Hey there, time traveller!
This article was published 5/5/2018 (1103 days ago), so information in it may no longer be current.
It was hours before the Winnipeg Jets were to begin their first-round playoff series against the Minnesota Wild and Jets head coach Paul Maurice was already fielding questions from reporters.
The line of interrogation was exactly what you’d expect to hear on the eve of post-season hockey. Maurice addressed the Jets’ potent power play, provided insight into what a series against the Wild might do for the growing rivalry between the two Central Division teams and dismissed suggestions that his club’s lack of playoff experience might affect its overall performance.
But for some, what stood out most in the moment had nothing to do with what was being asked or answered. Instead, it was four bright green letters — hulu — repeated over and over, emblazoned alongside the NHL’s official logo on a league-sanctioned backdrop that stood just a few feet behind where Maurice was talking.
It wasn’t that Hulu (an American subscription video-on-demand service) looked out of place as the NHL’s main sponsor for the Stanley Cup playoffs, even if at first glance it seemed a tad unusual. In fact, media experts say it’s becoming more and more commonplace for technology-based companies to occupy these spaces, replacing the traditional quick-service restaurants, such as McDonald’s, as the leading sponsors for such high-profile sporting events.
Still, what exactly does it mean that Hulu, a company known more for streaming TV shows and movies than live sports, is now front-and-centre for all hockey fans to see?
"It’s about trying to get a piece of a very lucrative pie that comes with owning the streaming rights for live sports," said Laurel Walzak, an assistant professor who specializes in sports media at the RTA School of Media at Ryerson University in Toronto.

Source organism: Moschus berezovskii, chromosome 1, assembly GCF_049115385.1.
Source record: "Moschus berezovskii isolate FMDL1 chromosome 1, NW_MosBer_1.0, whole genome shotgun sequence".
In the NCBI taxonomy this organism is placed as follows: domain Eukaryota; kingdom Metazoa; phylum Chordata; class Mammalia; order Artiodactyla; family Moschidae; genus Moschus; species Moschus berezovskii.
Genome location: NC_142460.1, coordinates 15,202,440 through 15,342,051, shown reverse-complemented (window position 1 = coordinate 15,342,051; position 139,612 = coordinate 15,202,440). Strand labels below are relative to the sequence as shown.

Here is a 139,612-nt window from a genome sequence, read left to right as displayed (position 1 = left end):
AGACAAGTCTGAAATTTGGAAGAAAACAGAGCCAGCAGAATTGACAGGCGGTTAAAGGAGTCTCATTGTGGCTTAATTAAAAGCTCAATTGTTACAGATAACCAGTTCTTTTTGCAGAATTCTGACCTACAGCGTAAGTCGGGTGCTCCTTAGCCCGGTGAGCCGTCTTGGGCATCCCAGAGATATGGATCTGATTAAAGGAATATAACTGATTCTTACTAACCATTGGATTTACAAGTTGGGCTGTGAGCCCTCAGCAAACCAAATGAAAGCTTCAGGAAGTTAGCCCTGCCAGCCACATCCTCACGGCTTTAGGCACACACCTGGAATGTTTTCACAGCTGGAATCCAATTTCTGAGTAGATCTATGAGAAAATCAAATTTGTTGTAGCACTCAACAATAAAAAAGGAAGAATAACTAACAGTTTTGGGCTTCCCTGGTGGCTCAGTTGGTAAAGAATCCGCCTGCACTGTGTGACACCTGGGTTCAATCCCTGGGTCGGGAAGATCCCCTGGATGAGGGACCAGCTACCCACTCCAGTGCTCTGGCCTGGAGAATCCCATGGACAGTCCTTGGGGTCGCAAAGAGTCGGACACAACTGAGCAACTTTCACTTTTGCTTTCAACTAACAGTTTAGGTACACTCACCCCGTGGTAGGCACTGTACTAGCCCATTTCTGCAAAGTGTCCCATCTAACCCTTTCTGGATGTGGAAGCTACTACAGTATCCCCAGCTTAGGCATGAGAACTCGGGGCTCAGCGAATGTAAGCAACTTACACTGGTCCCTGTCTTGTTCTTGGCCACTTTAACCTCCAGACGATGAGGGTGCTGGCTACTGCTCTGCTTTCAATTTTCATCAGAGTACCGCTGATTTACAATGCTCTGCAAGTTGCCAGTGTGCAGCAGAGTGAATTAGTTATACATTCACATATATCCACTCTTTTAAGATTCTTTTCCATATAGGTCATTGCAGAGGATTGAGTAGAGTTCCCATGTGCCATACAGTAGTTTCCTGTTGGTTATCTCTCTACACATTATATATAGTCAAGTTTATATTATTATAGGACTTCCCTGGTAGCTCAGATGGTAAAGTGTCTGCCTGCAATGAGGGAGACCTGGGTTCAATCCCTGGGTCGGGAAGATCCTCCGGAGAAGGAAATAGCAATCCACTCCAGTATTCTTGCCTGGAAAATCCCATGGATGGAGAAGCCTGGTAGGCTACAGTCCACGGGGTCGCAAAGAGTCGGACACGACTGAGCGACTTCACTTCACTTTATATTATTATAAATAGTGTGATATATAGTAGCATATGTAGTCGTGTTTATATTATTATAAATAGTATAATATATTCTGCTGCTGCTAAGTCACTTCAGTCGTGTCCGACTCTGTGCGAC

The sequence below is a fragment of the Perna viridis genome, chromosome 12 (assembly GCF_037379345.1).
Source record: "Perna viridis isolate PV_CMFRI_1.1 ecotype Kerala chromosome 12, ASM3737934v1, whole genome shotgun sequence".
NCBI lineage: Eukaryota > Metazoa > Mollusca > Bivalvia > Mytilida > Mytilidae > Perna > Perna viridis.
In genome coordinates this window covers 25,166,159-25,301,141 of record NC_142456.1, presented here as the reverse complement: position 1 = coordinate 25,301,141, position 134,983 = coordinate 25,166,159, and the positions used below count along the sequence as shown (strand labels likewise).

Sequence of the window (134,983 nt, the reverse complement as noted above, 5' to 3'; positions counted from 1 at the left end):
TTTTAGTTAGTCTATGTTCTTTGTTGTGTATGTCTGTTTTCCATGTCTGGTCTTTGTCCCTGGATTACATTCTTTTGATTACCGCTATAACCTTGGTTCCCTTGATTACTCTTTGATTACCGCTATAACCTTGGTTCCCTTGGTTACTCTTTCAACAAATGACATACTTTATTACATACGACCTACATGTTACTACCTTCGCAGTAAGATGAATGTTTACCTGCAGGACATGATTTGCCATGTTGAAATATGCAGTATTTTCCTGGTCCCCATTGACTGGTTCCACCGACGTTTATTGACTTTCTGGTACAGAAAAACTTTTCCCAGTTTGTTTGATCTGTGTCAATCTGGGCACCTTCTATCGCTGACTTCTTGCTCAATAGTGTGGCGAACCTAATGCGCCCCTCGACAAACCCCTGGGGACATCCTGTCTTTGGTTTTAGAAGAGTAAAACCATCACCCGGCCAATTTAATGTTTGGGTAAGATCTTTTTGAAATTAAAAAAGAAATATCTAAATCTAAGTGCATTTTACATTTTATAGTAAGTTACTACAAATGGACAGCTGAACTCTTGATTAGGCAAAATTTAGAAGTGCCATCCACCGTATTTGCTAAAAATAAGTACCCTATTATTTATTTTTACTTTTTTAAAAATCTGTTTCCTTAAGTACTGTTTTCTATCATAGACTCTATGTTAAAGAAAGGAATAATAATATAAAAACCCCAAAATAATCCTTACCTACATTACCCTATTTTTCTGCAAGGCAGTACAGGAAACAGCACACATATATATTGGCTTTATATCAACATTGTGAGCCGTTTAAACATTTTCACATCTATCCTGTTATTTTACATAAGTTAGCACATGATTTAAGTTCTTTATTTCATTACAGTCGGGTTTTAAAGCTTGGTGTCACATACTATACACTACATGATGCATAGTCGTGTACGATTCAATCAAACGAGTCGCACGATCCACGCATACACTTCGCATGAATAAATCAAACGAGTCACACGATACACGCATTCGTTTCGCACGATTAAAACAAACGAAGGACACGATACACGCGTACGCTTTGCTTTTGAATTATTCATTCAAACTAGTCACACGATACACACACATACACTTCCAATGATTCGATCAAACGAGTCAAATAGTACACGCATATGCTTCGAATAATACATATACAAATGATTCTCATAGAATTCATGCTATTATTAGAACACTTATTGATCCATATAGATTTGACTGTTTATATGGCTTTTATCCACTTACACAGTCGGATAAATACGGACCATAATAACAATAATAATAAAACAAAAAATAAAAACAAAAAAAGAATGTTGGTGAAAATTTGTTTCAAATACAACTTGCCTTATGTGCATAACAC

"Whether it’s Hulu or another company, they are all trying to carve out a spot for themselves in this growing media landscape."
Indeed, in much the same way the game of hockey itself can be considered to be in a constant state of evolution, the ways fans consume and connect with the sport have also shifted over time. Where families once huddled around a radio to hear the voice of iconic play-by-play man Foster Hewitt call a game on CBC, the modern fan is now able to stream the action wherever they go, simply by clicking a few times on their mobile device.
"The key word is access. Many years ago, the only way you could find out how your favourite player was doing was to read about it in the newspaper or to hang out outside the arena and catch a glimpse of that person in public," said Ira Wagman, an associate professor at Carleton University’s School of Journalism and Communication in Ottawa.
"People now watch on multiple screens and they’re engaged on multiple screens. I guess the way I would put it is, they’re engaged on multiple screens and on multiple streams."
It was at the turn of the 20th century when newspapers began rapidly expanding their sports coverage, offering up more information on more leagues and, due to advancements in photography, better-quality pictures.
The first radio broadcast to feature a hockey game was still decades away from hitting the airwaves, so purchasing a ticket was the only option for fans who wanted to catch live action.
But for many who couldn’t afford the price of admission, other (often more extreme) efforts had to be made to follow a team or favourite player.
In the period prior to the First World War, crowds would often gather outside of newspaper offices in hopes of intercepting telegraphed reports of hockey scores. Meanwhile, in Toronto, W.A. Hewitt (Foster Hewitt’s father) developed a convenient way for fans to stay up to date on baseball’s World Series scores: he built his own outdoor scoreboard.
By the late 1920s, further advancements in technology would lead to the eventual birth of sports radio, with the first "Hockey Night in Canada" broadcast — known back then by its sponsor name, GM Hockey Broadcast — taking place in November 1931. The first season included all 30 Toronto Maple Leafs home games (24 regular season and playoffs) and three road games aired initially only on a handful of stations in Ontario; a Montreal-based outlet was added later in the season.
The total audience was estimated to be about 100,000 listeners. As more and more stations began to sprout across the country, aligned with a growing demand for more coverage in more places, by 1934 those numbers swelled to more than two million.